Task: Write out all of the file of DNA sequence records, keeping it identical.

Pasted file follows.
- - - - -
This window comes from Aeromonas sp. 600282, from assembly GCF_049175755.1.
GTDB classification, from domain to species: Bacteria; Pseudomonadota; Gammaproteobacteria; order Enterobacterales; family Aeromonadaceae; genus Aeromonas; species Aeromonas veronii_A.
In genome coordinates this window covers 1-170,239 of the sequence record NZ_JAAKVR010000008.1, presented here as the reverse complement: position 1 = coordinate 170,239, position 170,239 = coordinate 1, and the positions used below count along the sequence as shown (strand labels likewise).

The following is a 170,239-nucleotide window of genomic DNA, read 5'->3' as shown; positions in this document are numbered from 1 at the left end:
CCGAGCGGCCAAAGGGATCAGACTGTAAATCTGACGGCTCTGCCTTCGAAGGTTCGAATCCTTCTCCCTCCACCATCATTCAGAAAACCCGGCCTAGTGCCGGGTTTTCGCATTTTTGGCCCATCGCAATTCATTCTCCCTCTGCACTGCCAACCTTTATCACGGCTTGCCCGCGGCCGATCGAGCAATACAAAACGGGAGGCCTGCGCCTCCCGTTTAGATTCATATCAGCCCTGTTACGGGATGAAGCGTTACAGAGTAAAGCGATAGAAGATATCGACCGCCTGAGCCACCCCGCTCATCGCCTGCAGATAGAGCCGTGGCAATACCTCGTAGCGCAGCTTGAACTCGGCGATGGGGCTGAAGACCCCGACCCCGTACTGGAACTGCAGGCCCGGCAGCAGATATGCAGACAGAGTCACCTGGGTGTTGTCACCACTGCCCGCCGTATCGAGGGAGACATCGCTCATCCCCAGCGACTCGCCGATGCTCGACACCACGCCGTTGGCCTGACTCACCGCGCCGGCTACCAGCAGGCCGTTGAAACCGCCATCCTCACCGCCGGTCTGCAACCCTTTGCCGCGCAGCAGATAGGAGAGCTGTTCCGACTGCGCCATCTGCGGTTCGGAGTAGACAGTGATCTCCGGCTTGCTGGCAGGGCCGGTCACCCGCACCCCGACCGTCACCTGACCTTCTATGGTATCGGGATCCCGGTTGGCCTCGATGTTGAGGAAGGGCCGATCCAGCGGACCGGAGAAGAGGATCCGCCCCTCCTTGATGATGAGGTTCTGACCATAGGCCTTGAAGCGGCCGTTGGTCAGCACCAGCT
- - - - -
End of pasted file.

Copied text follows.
This window comes from Aeromonas sp. 600282, from assembly GCF_049175755.1.
GTDB classification, from domain to species: Bacteria; Pseudomonadota; Gammaproteobacteria; order Enterobacterales; family Aeromonadaceae; genus Aeromonas; species Aeromonas veronii_A.
In genome coordinates this window covers 1-170,239 of the sequence record NZ_JAAKVR010000008.1, presented here as the reverse complement: position 1 = coordinate 170,239, position 170,239 = coordinate 1, and the positions used below count along the sequence as shown (strand labels likewise).

The following is a 170,239-nucleotide window of genomic DNA, read 5'->3' as shown; positions in this document are numbered from 1 at the left end:
CCGAGCGGCCAAAGGGATCAGACTGTAAATCTGACGGCTCTGCCTTCGAAGGTTCGAATCCTTCTCCCTCCACCATCATTCAGAAAACCCGGCCTAGTGCCGGGTTTTCGCATTTTTGGCCCATCGCAATTCATTCTCCCTCTGCACTGCCAACCTTTATCACGGCTTGCCCGCGGCCGATCGAGCAATACAAAACGGGAGGCCTGCGCCTCCCGTTTAGATTCATATCAGCCCTGTTACGGGATGAAGCGTTACAGAGTAAAGCGATAGAAGATATCGACCGCCTGAGCCACCCCGCTCATCGCCTGCAGATAGAGCCGTGGCAATACCTCGTAGCGCAGCTTGAACTCGGCGATGGGGCTGAAGACCCCGACCCCGTACTGGAACTGCAGGCCCGGCAGCAGATATGCAGACAGAGTCACCTGGGTGTTGTCACCACTGCCCGCCGTATCGAGGGAGACATCGCTCATCCCCAGCGACTCGCCGATGCTCGACACCACGCCGTTGGCCTGACTCACCGCGCCGGCTACCAGCAGGCCGTTGAAACCGCCATCCTCACCGCCGGTCTGCAACCCTTTGCCGCGCAGCAGATAGGAGAGCTGTTCCGACTGCGCCATCTGCGGTTCGGAGTAGACAGTGATCTCCGGCTTGCTGGCAGGGCCGGTCACCCGCACCCCGACCGTCACCTGACCTTCTATGGTATCGGGATCCCGGTTGGCCTCGATGTTGAGGAAGGGCCGATCCAGCGGACCGGAGAAGAGGATCCGCCCCTCCTTGATGATGAGGTTCTGACCATAGGCCTTGAAGCGGCCGTTGGTCAGCACCAGCT